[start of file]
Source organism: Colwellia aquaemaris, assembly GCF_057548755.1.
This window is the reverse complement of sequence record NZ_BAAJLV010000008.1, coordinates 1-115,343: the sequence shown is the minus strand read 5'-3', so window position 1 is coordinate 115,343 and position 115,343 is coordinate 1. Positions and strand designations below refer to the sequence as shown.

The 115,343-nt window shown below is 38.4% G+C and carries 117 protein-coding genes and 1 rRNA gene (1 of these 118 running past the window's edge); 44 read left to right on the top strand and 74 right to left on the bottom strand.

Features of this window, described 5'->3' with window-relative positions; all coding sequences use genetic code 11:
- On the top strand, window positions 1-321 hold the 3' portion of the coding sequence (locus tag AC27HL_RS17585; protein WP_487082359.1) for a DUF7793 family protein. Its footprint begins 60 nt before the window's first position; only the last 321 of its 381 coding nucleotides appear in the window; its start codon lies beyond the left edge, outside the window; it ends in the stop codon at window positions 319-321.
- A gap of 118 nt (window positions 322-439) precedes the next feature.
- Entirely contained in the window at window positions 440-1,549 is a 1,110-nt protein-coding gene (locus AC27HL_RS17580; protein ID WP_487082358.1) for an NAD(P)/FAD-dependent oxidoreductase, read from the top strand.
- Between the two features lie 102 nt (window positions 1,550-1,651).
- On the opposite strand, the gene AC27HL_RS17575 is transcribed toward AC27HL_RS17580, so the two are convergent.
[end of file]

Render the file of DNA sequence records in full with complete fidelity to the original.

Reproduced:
Source organism: Colwellia aquaemaris, assembly GCF_057548755.1.
This window is the reverse complement of sequence record NZ_BAAJLV010000008.1, coordinates 1-115,343: the sequence shown is the minus strand read 5'-3', so window position 1 is coordinate 115,343 and position 115,343 is coordinate 1. Positions and strand designations below refer to the sequence as shown.

The 115,343-nt window shown below is 38.4% G+C and carries 117 protein-coding genes and 1 rRNA gene (1 of these 118 running past the window's edge); 44 read left to right on the top strand and 74 right to left on the bottom strand.

Features of this window, described 5'->3' with window-relative positions; all coding sequences use genetic code 11:
- On the top strand, window positions 1-321 hold the 3' portion of the coding sequence (locus tag AC27HL_RS17585; protein WP_487082359.1) for a DUF7793 family protein. Its footprint begins 60 nt before the window's first position; only the last 321 of its 381 coding nucleotides appear in the window; its start codon lies beyond the left edge, outside the window; it ends in the stop codon at window positions 319-321.
- A gap of 118 nt (window positions 322-439) precedes the next feature.
- Entirely contained in the window at window positions 440-1,549 is a 1,110-nt protein-coding gene (locus AC27HL_RS17580; protein ID WP_487082358.1) for an NAD(P)/FAD-dependent oxidoreductase, read from the top strand.
- Between the two features lie 102 nt (window positions 1,550-1,651).
- On the opposite strand, the gene AC27HL_RS17575 is transcribed toward AC27HL_RS17580, so the two are convergent.